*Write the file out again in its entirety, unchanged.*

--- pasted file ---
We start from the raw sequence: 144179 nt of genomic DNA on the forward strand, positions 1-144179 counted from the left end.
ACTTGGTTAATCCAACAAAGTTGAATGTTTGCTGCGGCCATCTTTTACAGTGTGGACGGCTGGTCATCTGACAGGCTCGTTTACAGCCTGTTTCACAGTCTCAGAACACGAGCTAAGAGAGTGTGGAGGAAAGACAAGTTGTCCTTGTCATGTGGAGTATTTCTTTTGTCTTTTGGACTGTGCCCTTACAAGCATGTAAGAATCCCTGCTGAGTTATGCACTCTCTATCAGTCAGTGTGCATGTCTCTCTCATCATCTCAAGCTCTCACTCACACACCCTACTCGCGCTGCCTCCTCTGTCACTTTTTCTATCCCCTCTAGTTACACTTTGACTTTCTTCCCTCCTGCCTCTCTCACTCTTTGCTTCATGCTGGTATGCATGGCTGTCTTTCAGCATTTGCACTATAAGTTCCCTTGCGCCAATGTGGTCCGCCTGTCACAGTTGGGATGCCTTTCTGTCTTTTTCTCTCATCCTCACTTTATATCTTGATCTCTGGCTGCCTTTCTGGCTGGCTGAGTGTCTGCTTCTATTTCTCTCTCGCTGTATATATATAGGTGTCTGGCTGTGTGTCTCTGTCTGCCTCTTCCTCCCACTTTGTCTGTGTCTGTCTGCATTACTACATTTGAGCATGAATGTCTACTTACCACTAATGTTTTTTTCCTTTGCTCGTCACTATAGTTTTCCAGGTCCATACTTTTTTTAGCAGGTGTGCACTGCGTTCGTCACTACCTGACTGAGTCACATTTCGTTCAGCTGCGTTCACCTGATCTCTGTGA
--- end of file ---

We start from the raw sequence: 144179 nt of genomic DNA on the forward strand, positions 1-144179 counted from the left end.
ACTTGGTTAATCCAACAAAGTTGAATGTTTGCTGCGGCCATCTTTTACAGTGTGGACGGCTGGTCATCTGACAGGCTCGTTTACAGCCTGTTTCACAGTCTCAGAACACGAGCTAAGAGAGTGTGGAGGAAAGACAAGTTGTCCTTGTCATGTGGAGTATTTCTTTTGTCTTTTGGACTGTGCCCTTACAAGCATGTAAGAATCCCTGCTGAGTTATGCACTCTCTATCAGTCAGTGTGCATGTCTCTCTCATCATCTCAAGCTCTCACTCACACACCCTACTCGCGCTGCCTCCTCTGTCACTTTTTCTATCCCCTCTAGTTACACTTTGACTTTCTTCCCTCCTGCCTCTCTCACTCTTTGCTTCATGCTGGTATGCATGGCTGTCTTTCAGCATTTGCACTATAAGTTCCCTTGCGCCAATGTGGTCCGCCTGTCACAGTTGGGATGCCTTTCTGTCTTTTTCTCTCATCCTCACTTTATATCTTGATCTCTGGCTGCCTTTCTGGCTGGCTGAGTGTCTGCTTCTATTTCTCTCTCGCTGTATATATATAGGTGTCTGGCTGTGTGTCTCTGTCTGCCTCTTCCTCCCACTTTGTCTGTGTCTGTCTGCATTACTACATTTGAGCATGAATGTCTACTTACCACTAATGTTTTTTTCCTTTGCTCGTCACTATAGTTTTCCAGGTCCATACTTTTTTTAGCAGGTGTGCACTGCGTTCGTCACTACCTGACTGAGTCACATTTCGTTCAGCTGCGTTCACCTGATCTCTGTGA